The term baroque designates a style of art prevalent in seventeenth-century Europe known for its bold, dramatic compositions, complex forms and a sense of drama, tension and movement. When the Americas were colonized, the excess and drama of the baroque intermingled with the styles of indigenous American cultures to create an intensified, hybrid style that has since been associated with Latin American art. Ultrabaroque presents a critical reevaluation of the baroque and its use as an important cultural metaphor in contemporary art.

16. SPAN 25-Introduction To Latin-American Culture: An Exploration Of Identity Throu
evaluate, compare, contrast and discuss topics listed below relating to the social,historical, political and cultural aspects of latin America I. What is

17. BUS3413 Cultural Aspects Of Doing Business In Latin America
BUS3413 cultural aspects of Doing Business in latin America BBA, 1cr, elective, one module. Summary Objective The course is aimed
BUS3413: Cultural Aspects of Doing Business in Latin America
BBA, 1 cr, elective, one module Summary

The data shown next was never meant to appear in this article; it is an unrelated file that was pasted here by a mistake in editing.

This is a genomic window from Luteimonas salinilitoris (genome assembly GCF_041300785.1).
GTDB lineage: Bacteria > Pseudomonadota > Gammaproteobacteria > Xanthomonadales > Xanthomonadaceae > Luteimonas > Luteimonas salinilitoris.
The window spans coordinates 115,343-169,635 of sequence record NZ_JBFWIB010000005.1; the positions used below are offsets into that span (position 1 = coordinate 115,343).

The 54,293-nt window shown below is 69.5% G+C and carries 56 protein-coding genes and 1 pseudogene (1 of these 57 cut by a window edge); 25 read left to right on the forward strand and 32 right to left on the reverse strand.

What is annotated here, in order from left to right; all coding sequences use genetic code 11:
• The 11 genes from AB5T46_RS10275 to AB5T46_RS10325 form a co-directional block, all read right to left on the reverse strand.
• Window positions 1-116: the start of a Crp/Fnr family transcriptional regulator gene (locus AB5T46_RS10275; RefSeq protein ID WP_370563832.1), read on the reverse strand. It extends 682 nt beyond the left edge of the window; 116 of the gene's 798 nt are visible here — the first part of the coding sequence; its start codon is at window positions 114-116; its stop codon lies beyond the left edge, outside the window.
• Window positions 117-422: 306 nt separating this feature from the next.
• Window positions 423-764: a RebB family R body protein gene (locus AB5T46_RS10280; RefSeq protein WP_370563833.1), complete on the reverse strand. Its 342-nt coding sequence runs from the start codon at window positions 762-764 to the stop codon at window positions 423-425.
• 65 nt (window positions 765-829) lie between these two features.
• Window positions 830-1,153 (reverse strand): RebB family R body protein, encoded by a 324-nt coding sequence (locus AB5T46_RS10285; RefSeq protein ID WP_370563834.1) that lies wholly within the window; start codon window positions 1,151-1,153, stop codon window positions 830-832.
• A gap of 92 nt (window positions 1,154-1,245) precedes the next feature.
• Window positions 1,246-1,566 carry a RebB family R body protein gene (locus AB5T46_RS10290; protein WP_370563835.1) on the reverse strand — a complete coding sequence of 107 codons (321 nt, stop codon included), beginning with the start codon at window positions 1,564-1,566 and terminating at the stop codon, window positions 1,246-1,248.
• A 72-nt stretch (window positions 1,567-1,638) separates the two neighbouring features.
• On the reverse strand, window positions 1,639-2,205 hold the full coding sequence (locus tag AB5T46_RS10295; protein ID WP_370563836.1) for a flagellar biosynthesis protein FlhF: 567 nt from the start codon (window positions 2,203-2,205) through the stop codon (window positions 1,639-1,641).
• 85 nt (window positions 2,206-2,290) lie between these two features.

18. Africans In The Caribbean/Latin America
speech forms, and religious practices in latin America and the brought a variety ofAfrican cultural influences to groups, they abandoned some aspects of their
African Americans
in the Caribbean and Latin America
Shamil Cruz
Dr. Moses Seenarine BLPR 101-052 Spring 2000 INTRODUCTION
The Latin American and Caribbean regions were the first areas of the Americas to be populated
by African immigrants. African immigration to the Americas may have begun before European
exploration of the region. Blacks sailed with Christopher Columbus even on his first voyage in 1492, and the earliest Spanish and Portuguese explorers were likewise accompanied by black Africans who had been born and reared in Iberia. In the following four centuries millions of immigrants from Africa were brought to the New World as slaves. Today, their descendants form significant ethnic minorities in several Latin American countries, and they are the dominant element in many of the Caribbean nations. Over the centuries, black people have added their original contributions to the cultural mix of their respective societies and thus exerted a profound influence on all facets of life in Latin America. EARLY IMMIGRATION AND SLAVERY
such as Pedro Alonso Niño, a navigator who accompanied Columbus on his first voyage, and the

19. Latin America's Problems Come From Within - (United Press International)